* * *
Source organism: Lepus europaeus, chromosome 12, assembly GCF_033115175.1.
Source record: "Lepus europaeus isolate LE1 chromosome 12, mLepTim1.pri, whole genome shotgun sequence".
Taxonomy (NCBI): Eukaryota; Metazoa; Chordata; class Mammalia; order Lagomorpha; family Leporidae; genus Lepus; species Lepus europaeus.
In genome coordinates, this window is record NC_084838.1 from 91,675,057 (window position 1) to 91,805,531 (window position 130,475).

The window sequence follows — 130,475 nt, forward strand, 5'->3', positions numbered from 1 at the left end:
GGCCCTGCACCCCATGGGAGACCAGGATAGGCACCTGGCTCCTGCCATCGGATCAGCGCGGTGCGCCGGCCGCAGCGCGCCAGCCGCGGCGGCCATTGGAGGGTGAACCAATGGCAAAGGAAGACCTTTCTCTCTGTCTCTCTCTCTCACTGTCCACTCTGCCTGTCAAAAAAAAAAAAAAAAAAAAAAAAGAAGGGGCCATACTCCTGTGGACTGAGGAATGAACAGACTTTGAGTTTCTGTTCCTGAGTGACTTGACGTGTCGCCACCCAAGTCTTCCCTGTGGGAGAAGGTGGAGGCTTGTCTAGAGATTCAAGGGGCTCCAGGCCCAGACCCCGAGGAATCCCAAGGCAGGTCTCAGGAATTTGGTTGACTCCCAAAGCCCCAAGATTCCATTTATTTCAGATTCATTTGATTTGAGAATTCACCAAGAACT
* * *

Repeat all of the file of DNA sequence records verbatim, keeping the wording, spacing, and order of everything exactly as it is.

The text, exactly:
Source organism: Lepus europaeus, chromosome 12, assembly GCF_033115175.1.
Source record: "Lepus europaeus isolate LE1 chromosome 12, mLepTim1.pri, whole genome shotgun sequence".
Taxonomy (NCBI): Eukaryota; Metazoa; Chordata; class Mammalia; order Lagomorpha; family Leporidae; genus Lepus; species Lepus europaeus.
In genome coordinates, this window is record NC_084838.1 from 91,675,057 (window position 1) to 91,805,531 (window position 130,475).

The window sequence follows — 130,475 nt, forward strand, 5'->3', positions numbered from 1 at the left end:
GGCCCTGCACCCCATGGGAGACCAGGATAGGCACCTGGCTCCTGCCATCGGATCAGCGCGGTGCGCCGGCCGCAGCGCGCCAGCCGCGGCGGCCATTGGAGGGTGAACCAATGGCAAAGGAAGACCTTTCTCTCTGTCTCTCTCTCTCACTGTCCACTCTGCCTGTCAAAAAAAAAAAAAAAAAAAAAAAAGAAGGGGCCATACTCCTGTGGACTGAGGAATGAACAGACTTTGAGTTTCTGTTCCTGAGTGACTTGACGTGTCGCCACCCAAGTCTTCCCTGTGGGAGAAGGTGGAGGCTTGTCTAGAGATTCAAGGGGCTCCAGGCCCAGACCCCGAGGAATCCCAAGGCAGGTCTCAGGAATTTGGTTGACTCCCAAAGCCCCAAGATTCCATTTATTTCAGATTCATTTGATTTGAGAATTCACCAAGAACT